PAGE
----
Another Devastating Flood Season Predicted for China

Another Devastating Flood Season Predicted for China

According to forecasts from China’s National Climate Center, the coming flood season will be “relatively worse” and “more extreme” than average. It also predicts that the floods could be as devastating as last year, which cause hundreds of fatalities in the Henan province. Just last week, heavy rains affected over 27,000 people from 22 counties in Guangxi and caused $19 billion in economic losses.

Spotlight on China: South China becomes flooded, resembles an ocean, May 13, 2022.

Why This Matters

For each degree of warming, the atmosphere can hold 7% more moisture, making heavy rainfall more common and extreme. In addition to killing hundreds of people, last summer’s rainy season caused $25 billion worth of damage, the second-highest figure for flood damages worldwide.

The effects of extreme flooding are hitting elsewhere, too. Last week, torrential rains pounded northeast India, a region in the foothills of the Himalayas already prone to flooding. In the state of Assam alone, floods and mudslides have impacted 700 villages; a staggering 400,000 people have been displaced; 200,000 people are trapped in the Dima Hasao district with no way in or out; and 11 are reported dead.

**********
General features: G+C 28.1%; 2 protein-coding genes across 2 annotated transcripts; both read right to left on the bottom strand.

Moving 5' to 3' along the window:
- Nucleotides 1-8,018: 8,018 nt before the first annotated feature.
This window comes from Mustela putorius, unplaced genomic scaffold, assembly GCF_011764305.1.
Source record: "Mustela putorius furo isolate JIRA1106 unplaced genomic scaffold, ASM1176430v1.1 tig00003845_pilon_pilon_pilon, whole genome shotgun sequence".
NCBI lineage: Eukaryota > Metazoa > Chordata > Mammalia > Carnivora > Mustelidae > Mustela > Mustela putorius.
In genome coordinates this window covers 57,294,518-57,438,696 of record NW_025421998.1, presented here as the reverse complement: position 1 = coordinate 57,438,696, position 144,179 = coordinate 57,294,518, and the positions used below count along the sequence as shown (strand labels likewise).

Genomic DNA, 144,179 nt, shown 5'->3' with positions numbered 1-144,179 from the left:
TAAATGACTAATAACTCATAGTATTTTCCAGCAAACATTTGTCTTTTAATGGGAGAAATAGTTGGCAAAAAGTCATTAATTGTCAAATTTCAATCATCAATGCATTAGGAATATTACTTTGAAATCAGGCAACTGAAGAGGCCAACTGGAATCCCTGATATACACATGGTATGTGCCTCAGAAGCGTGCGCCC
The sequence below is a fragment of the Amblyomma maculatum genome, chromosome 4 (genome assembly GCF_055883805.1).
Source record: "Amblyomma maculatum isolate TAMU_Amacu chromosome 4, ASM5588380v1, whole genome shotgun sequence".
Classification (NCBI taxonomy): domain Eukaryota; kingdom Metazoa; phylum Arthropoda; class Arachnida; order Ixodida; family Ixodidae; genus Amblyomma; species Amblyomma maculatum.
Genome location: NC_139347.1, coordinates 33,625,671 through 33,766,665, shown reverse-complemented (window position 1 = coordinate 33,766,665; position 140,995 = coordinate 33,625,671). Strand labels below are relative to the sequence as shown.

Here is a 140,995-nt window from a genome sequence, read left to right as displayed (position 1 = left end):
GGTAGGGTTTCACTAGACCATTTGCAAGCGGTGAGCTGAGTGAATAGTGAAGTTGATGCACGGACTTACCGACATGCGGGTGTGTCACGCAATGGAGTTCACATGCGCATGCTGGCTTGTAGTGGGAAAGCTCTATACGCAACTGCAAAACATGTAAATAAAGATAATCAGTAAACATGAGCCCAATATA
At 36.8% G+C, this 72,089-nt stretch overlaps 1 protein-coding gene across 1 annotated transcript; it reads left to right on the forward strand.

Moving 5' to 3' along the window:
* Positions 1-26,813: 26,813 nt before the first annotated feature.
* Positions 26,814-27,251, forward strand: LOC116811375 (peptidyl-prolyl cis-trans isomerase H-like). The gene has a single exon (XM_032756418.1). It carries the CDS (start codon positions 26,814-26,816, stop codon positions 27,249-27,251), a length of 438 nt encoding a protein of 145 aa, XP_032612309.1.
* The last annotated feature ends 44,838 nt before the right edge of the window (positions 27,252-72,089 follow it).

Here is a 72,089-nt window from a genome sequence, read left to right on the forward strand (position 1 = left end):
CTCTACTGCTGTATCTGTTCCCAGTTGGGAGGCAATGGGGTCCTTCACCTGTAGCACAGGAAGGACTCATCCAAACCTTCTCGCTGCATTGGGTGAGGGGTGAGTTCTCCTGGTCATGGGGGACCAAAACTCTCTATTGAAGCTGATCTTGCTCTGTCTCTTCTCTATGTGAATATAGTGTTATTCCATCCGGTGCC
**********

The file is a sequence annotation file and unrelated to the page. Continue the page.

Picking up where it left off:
“Scientists say the Earth's warming climate is speeding the rate at which Himalayan glaciers are melting, resulting in frequent floods,” CBS reports.

Guardian: Climate change is making floods worse | Here's how, October 19, 2021.

NASA: Climate Spiral, March 15, 2022.

Preparing For Floods

China is struggling to prepare for what is likely to be another catastrophic flood season. Last year, a lack of preparation caused a tragedy in the city of Zhengzhou, where flooding in a subway station killed 14 people. Experiencing these adverse effects should be a wake-up call, especially for countries like China, which emits more than all developed nations combined.

Unfortunately, this lack of adaptation is common throughout the world.Last September, Hurricane Ida flooded New York’s subway tunnels, and last July, London had to close tube stations due to “monsoon-like drenching,” AP reports. A study published last year showed that of 800 cities studied, 43% of them don’t have a system for managing extreme weather.

Cai Wenjia, associate professor at Tsinghua University’s Department of Earth System Science, told Bloomberg: “There will be more extreme weather events and global temperatures will keep rising. The Chinese public and governments at all levels don’t have sufficient understanding or preparation for climate adaptation, and have not paid enough attention to it.”

South China Morning Post: Zhengzhou residents mourn subway flood victims in China’s central Henan province, July 27, 2021.

The Telegraph: 2021 | A year of extreme weather, November 4, 2021.